e-learning National Active Charter Training(e-NACT) Project is a DG Justice supported project providing for a training methodology and training activities that, coupled with the expertise of the trainers involved, foster the emergence and consolidation of a common culture of fundamental rights. By discussing with academics and with foreign colleagues their difficulties or good practices with respect to the application of the EU Charter, legal practitioners will deepen their understanding and equip themselves with new instruments and notions to use it effectively.For this purpose, e-NACT will offer systematic, interdisciplinary, interconnected and combined residential and e-learning training on five fundamental rights guaranteed in the EU Charter.
The following courses are offered within this project:
Professor of European Union Law and Jean Monnet Chair of EU Law at the University of Cambridge
Catherine Barnard is Professor of European Union Law and Jean Monnet Chair of EU Law at the University of Cambridge. She is also Senior Tutor of Trinity College.
She specializes in European Union law, labour and discrimination law, and competition law. Catherine Barnard is also the founder of and researcher at the think-tank UK in a Changing Europe, which is the leading authoritative source for independent research on UK-EU relations and Brexit.
Sina Van den Bogaert
Legal Officer at the European Commission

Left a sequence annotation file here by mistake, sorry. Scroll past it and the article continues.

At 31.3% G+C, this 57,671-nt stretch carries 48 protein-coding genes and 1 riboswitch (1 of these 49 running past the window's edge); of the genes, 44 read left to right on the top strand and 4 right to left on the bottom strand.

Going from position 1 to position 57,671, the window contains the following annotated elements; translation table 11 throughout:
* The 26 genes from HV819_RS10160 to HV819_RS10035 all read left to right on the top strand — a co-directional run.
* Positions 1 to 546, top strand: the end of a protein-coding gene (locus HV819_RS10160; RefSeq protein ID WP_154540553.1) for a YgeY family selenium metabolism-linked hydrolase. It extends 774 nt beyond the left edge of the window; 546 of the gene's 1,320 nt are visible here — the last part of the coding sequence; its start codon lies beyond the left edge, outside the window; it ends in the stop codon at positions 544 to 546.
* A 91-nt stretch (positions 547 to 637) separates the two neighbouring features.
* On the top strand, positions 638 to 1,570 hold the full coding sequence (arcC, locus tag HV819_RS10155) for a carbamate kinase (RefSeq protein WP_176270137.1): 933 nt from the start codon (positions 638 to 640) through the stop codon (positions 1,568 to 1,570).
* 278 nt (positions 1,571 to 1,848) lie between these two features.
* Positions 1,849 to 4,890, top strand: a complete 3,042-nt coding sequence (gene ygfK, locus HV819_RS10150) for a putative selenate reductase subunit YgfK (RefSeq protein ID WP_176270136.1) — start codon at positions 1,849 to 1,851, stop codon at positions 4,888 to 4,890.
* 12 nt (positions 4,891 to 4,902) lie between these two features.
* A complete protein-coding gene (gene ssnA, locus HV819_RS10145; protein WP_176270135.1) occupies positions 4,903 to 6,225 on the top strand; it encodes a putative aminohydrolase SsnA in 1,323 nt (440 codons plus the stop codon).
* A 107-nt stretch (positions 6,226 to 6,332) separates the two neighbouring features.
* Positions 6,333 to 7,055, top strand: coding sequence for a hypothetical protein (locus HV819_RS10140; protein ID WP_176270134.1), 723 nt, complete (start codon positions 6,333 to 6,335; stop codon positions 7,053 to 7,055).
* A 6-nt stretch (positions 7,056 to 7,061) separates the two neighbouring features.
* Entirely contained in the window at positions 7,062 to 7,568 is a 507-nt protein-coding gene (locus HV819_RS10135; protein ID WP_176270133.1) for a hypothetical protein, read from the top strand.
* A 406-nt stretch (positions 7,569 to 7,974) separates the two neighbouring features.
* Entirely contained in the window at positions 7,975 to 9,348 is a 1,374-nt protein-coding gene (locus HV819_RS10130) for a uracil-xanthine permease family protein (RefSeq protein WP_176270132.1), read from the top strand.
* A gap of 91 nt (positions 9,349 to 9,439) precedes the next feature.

Sina Van den Bogaert, Dr. jur. (2017), Johann Wolfgang Goethe-University, is a Legal Officer at the European Commission.
She is a former Research Fellow of the Max Planck Institute for Comparative Public Law and International Law in Heidelberg. She has published several articles on European Non-discrimination Law.
After graduating in Social Law from the University of Ghent (Belgium) in 1993, Stefan Clauwaert began work at the ETUI in October 1995.
His main fields of research are European/comparative labour law and European social dialogue. His work also comprised the setting up and coordination of the ETUC trade union legal experts’ network NETLEX (until 2007) as well as –since 1999– participation as expert to the ETUC delegation in all the EU cross-sectoral social dialogue negotiations.
He also represents the ETUC in the framework of the Council of Europe Social Charter activities, in particular by participating in the meetings of the Governmental Committee and also ensuring trade union observations/complaints in the so-called Collective Complaints Procedure. Furthermore, he has cooperated in an advisory capacity with several academic and trade union networks/institutions.
Researcher at the Centre for European Law of the Free University of Brussels (ULB)
Areg Navasartian is a researcher at the Centre for European Law of the Free University of Brussels (ULB).
She specializes mainly in European social law, fundamental rights and non-discrimination law. As a researcher, Areg Navasartian has been responsible for many projects, including e-NACT.